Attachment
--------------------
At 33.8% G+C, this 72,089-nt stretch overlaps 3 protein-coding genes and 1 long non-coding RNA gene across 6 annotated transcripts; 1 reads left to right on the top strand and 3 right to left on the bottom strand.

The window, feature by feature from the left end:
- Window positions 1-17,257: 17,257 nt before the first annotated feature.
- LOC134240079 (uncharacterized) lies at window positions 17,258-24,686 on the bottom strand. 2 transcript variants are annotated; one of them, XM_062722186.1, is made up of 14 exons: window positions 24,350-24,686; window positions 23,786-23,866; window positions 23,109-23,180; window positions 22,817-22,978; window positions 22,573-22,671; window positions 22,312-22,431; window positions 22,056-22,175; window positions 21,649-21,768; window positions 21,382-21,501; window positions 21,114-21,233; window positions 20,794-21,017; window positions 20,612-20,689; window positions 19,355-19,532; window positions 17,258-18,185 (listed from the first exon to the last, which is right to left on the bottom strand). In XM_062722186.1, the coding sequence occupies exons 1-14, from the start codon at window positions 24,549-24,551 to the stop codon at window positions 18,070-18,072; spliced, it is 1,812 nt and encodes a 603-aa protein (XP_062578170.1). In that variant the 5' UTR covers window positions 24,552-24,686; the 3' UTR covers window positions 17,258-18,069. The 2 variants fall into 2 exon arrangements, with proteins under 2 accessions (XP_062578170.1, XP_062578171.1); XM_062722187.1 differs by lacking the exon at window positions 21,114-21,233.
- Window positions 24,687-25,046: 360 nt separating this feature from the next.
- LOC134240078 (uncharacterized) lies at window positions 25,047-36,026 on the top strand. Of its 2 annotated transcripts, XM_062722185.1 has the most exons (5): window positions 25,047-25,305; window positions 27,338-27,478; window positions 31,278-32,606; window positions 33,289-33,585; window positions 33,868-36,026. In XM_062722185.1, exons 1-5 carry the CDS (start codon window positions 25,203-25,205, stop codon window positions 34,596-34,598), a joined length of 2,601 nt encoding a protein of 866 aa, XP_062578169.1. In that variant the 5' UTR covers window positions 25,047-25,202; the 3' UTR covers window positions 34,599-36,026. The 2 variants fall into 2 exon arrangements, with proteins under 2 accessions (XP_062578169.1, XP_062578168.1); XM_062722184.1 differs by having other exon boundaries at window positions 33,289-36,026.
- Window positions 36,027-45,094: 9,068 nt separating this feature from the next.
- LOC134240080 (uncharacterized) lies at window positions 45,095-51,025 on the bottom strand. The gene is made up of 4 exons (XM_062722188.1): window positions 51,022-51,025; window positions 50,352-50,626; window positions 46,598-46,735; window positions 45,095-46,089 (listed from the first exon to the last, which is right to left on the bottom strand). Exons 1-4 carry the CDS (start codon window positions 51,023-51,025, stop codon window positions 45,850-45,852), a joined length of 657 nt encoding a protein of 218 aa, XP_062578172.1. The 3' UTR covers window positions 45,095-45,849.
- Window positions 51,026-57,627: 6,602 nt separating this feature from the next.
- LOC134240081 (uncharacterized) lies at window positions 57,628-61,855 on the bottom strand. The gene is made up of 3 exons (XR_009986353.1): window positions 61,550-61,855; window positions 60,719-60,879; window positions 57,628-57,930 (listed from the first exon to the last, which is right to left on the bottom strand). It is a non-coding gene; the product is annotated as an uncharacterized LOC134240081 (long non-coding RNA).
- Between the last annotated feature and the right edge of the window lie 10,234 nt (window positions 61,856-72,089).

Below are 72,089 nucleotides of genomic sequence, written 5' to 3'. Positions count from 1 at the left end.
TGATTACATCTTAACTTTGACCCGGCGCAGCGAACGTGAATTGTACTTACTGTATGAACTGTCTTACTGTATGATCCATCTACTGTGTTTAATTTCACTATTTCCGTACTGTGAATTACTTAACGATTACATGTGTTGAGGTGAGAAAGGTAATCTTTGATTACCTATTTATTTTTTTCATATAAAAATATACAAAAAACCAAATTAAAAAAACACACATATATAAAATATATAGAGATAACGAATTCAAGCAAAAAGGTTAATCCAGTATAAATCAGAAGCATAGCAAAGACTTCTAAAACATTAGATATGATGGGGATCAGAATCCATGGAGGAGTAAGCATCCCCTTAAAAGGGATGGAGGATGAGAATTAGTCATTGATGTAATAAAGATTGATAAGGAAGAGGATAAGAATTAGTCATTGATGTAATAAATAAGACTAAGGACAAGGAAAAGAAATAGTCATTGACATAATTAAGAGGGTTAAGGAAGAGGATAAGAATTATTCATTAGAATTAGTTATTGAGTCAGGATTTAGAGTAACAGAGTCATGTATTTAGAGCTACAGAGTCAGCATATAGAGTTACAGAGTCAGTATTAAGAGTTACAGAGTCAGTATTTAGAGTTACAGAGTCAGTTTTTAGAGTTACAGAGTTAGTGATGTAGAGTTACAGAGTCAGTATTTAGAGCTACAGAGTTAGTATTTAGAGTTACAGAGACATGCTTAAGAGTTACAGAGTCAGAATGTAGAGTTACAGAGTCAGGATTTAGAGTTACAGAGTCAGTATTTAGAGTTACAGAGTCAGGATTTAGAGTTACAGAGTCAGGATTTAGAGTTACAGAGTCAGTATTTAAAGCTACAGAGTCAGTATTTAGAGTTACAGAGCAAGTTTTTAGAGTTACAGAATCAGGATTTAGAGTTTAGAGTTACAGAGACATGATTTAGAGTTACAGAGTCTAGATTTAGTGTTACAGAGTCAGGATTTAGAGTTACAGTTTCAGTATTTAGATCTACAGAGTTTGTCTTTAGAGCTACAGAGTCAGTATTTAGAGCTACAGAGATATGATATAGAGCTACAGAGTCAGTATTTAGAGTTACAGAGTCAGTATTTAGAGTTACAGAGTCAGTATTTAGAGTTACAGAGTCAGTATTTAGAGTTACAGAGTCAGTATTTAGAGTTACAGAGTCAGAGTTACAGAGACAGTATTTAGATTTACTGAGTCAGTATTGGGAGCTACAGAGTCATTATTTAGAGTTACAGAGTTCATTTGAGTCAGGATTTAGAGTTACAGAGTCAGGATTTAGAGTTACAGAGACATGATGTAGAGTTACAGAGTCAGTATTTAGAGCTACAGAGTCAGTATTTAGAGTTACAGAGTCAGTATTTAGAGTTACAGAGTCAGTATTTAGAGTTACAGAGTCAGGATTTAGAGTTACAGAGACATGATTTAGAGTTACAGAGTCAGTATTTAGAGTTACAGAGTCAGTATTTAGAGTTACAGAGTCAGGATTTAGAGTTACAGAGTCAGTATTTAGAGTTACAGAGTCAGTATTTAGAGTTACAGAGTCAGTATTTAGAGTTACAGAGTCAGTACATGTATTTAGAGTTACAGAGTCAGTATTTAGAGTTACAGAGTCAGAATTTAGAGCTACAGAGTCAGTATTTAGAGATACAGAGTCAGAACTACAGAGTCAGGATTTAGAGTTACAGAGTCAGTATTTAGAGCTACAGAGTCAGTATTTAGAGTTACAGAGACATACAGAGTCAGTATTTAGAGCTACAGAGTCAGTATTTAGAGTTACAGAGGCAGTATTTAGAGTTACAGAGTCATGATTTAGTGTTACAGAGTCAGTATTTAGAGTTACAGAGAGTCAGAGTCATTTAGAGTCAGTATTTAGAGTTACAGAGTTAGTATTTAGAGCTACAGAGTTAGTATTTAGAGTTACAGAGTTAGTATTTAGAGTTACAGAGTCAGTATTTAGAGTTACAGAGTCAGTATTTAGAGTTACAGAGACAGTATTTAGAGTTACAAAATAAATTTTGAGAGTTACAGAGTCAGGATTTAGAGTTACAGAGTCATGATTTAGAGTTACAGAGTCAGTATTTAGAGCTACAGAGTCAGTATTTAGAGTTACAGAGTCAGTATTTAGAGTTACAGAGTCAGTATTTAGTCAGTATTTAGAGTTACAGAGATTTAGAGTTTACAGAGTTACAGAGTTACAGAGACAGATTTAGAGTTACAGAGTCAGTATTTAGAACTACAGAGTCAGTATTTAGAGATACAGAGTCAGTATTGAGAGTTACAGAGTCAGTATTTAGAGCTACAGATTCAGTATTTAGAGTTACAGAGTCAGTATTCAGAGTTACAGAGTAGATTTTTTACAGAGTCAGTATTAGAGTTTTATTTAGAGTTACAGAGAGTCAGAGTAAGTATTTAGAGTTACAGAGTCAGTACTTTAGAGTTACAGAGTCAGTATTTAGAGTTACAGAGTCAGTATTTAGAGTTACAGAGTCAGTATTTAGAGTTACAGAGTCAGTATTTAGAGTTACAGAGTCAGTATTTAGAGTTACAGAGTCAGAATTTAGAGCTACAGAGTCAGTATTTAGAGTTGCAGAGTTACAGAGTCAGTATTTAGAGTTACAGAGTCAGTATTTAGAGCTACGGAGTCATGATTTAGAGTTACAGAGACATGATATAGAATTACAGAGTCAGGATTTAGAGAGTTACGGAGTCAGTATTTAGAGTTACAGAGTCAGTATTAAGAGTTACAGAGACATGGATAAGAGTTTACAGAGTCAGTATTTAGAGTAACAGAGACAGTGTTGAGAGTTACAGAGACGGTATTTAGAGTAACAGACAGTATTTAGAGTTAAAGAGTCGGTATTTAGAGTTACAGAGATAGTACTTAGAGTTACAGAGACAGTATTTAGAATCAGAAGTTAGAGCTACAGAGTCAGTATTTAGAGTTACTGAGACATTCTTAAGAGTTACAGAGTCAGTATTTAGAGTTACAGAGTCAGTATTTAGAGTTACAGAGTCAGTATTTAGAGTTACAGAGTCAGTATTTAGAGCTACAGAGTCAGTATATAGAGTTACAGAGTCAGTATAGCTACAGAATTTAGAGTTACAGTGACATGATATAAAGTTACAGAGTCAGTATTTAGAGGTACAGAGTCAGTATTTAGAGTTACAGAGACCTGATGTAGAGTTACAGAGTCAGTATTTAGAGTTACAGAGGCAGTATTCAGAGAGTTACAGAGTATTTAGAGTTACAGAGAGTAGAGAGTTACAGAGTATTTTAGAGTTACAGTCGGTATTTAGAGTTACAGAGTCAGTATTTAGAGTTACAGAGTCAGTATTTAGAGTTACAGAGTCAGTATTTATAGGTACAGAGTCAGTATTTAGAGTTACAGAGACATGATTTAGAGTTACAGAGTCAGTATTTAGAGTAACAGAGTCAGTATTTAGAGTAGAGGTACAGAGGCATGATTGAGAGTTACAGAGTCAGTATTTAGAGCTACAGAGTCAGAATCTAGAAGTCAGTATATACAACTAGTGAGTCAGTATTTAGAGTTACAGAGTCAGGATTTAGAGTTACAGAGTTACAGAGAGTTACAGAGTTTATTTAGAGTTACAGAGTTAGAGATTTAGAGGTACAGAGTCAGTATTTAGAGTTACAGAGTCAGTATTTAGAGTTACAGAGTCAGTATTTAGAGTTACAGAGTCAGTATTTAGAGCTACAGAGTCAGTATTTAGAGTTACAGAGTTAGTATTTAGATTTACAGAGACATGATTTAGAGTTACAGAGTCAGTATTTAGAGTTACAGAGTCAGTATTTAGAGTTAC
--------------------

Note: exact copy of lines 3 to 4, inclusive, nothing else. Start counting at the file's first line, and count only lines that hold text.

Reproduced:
- Window positions 1-17,257: 17,257 nt before the first annotated feature.
- LOC134240079 (uncharacterized) lies at window positions 17,258-24,686 on the bottom strand. 2 transcript variants are annotated; one of them, XM_062722186.1, is made up of 14 exons: window positions 24,350-24,686; window positions 23,786-23,866; window positions 23,109-23,180; window positions 22,817-22,978; window positions 22,573-22,671; window positions 22,312-22,431; window positions 22,056-22,175; window positions 21,649-21,768; window positions 21,382-21,501; window positions 21,114-21,233; window positions 20,794-21,017; window positions 20,612-20,689; window positions 19,355-19,532; window positions 17,258-18,185 (listed from the first exon to the last, which is right to left on the bottom strand). In XM_062722186.1, the coding sequence occupies exons 1-14, from the start codon at window positions 24,549-24,551 to the stop codon at window positions 18,070-18,072; spliced, it is 1,812 nt and encodes a 603-aa protein (XP_062578170.1). In that variant the 5' UTR covers window positions 24,552-24,686; the 3' UTR covers window positions 17,258-18,069. The 2 variants fall into 2 exon arrangements, with proteins under 2 accessions (XP_062578170.1, XP_062578171.1); XM_062722187.1 differs by lacking the exon at window positions 21,114-21,233.